# Electric field of a point near a dipole

## Homework Statement

Two equal and opposite charges form a dipole, as shown in the figure. What is the magnitude of the electric field at point P, in terms of k,q,d, and x? If point P is VERY far away, show that the result is approximately E = kqd/x^3.

http://imageshack.us/photo/my-images/403/img20111215161448.jpg/

F = kq1q2/r^2
E= F/q

## The Attempt at a Solution

I don't know how to start? Does the dipole basically act like a wire?
I did some research on dipoles and nothing was related.

Related Introductory Physics Homework Help News on Phys.org
Spinnor
Gold Member
Maybe this will help.

#### Attachments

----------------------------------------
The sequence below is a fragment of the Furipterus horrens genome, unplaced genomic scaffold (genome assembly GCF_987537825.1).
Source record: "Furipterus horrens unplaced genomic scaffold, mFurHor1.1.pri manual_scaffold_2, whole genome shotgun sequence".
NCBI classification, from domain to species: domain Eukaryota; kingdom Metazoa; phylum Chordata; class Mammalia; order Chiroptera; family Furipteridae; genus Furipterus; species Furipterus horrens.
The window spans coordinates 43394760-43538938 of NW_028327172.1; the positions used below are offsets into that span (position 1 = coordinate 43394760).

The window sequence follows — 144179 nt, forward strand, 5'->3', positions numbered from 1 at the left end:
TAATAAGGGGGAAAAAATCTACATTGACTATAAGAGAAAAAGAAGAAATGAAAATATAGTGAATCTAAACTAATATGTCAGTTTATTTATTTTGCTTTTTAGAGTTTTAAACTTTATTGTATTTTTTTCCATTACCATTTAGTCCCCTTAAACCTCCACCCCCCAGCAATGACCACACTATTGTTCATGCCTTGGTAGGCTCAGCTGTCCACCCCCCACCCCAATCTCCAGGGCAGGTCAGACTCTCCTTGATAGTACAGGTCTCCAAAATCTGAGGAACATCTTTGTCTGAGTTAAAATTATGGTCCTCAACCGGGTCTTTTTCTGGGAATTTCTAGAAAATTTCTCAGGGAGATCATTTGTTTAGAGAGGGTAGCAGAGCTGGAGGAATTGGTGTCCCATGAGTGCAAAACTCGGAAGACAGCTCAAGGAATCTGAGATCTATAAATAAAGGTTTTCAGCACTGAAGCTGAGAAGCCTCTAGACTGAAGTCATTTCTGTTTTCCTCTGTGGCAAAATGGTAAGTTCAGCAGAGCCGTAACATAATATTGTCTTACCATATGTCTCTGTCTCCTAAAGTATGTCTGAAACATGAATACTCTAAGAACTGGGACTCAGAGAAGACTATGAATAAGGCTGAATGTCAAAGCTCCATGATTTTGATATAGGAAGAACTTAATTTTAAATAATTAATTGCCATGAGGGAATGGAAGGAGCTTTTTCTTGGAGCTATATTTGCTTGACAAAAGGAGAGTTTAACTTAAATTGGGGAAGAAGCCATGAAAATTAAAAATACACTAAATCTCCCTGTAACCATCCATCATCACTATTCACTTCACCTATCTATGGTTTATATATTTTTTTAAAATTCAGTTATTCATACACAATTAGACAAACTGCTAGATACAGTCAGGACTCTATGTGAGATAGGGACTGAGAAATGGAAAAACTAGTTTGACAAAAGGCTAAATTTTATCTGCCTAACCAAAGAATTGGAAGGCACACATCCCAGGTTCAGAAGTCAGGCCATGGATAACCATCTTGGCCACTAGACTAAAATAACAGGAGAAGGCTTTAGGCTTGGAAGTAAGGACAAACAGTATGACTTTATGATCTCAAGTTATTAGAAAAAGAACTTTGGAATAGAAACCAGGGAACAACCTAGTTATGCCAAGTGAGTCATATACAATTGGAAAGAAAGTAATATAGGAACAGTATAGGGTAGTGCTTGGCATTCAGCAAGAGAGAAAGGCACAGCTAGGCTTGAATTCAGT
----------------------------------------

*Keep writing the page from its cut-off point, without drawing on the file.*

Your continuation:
• 18.8 KB Views: 396
Maybe this will help.
Thanks, now I know where the forces are going. But why is sin(theta) = d/2L? shouldn't it be cos(theta) since L is the adjacent side?

Can't we use the Pythagorean theorem to get that r = sqrt(L^2 + (d/2)^2) ?

Spinnor
Gold Member
Thanks, now I know where the forces are going. But why is sin(theta) = d/2L? shouldn't it be cos(theta) since L is the adjacent side?

Can't we use the Pythagorean theorem to get that r = sqrt(L^2 + (d/2)^2) ?
My mistake, should be sin(theta) = d/2r. As r gets large sin(theta) gets small as required, the forces tend to cancel to a greater extent.

THANK YOU SO MUCH! I FIGURED IT OUT :)

Unfortunately, I bombed my electrostatics test today... great way to start winter vacation. :(

Spinnor
Gold Member
You lost a battle but you can still win the "war".

Good luck!

I lost another battle... deffered from my top school :/

anyhow, thanks for the help, in return I will help someone else.